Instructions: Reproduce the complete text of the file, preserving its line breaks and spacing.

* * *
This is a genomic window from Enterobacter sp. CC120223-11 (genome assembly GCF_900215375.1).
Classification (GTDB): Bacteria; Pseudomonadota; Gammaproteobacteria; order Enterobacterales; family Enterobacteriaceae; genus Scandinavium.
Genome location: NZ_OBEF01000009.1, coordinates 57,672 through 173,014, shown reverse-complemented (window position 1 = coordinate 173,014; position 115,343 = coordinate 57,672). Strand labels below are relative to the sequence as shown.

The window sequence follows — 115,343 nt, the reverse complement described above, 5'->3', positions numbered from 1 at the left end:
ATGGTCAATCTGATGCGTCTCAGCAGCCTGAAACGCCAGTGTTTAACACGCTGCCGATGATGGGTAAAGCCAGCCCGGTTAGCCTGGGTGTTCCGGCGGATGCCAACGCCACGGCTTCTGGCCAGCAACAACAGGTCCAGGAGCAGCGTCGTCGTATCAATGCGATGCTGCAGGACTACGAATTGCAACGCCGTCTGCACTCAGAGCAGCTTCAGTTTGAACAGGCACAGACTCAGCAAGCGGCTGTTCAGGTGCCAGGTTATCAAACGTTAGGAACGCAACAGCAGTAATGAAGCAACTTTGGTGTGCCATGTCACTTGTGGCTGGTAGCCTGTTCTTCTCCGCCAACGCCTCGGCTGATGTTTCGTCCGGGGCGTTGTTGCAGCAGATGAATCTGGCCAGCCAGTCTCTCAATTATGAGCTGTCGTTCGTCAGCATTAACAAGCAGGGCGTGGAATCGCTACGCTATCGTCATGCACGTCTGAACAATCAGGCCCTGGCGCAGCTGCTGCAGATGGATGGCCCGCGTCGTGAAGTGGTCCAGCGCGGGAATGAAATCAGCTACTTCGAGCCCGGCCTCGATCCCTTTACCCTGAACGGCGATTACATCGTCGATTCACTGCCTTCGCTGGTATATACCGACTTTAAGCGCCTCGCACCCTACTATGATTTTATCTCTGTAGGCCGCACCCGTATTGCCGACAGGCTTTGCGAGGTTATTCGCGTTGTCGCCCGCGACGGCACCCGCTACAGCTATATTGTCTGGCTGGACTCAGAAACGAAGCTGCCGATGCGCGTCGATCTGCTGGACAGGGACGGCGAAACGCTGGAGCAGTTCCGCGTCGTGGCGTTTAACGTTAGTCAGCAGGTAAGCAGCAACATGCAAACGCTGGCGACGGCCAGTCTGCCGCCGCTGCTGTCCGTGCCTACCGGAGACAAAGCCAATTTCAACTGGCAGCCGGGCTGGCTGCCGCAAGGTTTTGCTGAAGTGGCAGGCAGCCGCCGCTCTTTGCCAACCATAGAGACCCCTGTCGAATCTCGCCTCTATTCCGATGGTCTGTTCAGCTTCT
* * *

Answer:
This is a genomic window from Enterobacter sp. CC120223-11 (genome assembly GCF_900215375.1).
Classification (GTDB): Bacteria; Pseudomonadota; Gammaproteobacteria; order Enterobacterales; family Enterobacteriaceae; genus Scandinavium.
Genome location: NZ_OBEF01000009.1, coordinates 57,672 through 173,014, shown reverse-complemented (window position 1 = coordinate 173,014; position 115,343 = coordinate 57,672). Strand labels below are relative to the sequence as shown.

The window sequence follows — 115,343 nt, the reverse complement described above, 5'->3', positions numbered from 1 at the left end:
ATGGTCAATCTGATGCGTCTCAGCAGCCTGAAACGCCAGTGTTTAACACGCTGCCGATGATGGGTAAAGCCAGCCCGGTTAGCCTGGGTGTTCCGGCGGATGCCAACGCCACGGCTTCTGGCCAGCAACAACAGGTCCAGGAGCAGCGTCGTCGTATCAATGCGATGCTGCAGGACTACGAATTGCAACGCCGTCTGCACTCAGAGCAGCTTCAGTTTGAACAGGCACAGACTCAGCAAGCGGCTGTTCAGGTGCCAGGTTATCAAACGTTAGGAACGCAACAGCAGTAATGAAGCAACTTTGGTGTGCCATGTCACTTGTGGCTGGTAGCCTGTTCTTCTCCGCCAACGCCTCGGCTGATGTTTCGTCCGGGGCGTTGTTGCAGCAGATGAATCTGGCCAGCCAGTCTCTCAATTATGAGCTGTCGTTCGTCAGCATTAACAAGCAGGGCGTGGAATCGCTACGCTATCGTCATGCACGTCTGAACAATCAGGCCCTGGCGCAGCTGCTGCAGATGGATGGCCCGCGTCGTGAAGTGGTCCAGCGCGGGAATGAAATCAGCTACTTCGAGCCCGGCCTCGATCCCTTTACCCTGAACGGCGATTACATCGTCGATTCACTGCCTTCGCTGGTATATACCGACTTTAAGCGCCTCGCACCCTACTATGATTTTATCTCTGTAGGCCGCACCCGTATTGCCGACAGGCTTTGCGAGGTTATTCGCGTTGTCGCCCGCGACGGCACCCGCTACAGCTATATTGTCTGGCTGGACTCAGAAACGAAGCTGCCGATGCGCGTCGATCTGCTGGACAGGGACGGCGAAACGCTGGAGCAGTTCCGCGTCGTGGCGTTTAACGTTAGTCAGCAGGTAAGCAGCAACATGCAAACGCTGGCGACGGCCAGTCTGCCGCCGCTGCTGTCCGTGCCTACCGGAGACAAAGCCAATTTCAACTGGCAGCCGGGCTGGCTGCCGCAAGGTTTTGCTGAAGTGGCAGGCAGCCGCCGCTCTTTGCCAACCATAGAGACCCCTGTCGAATCTCGCCTCTATTCCGATGGTCTGTTCAGCTTCT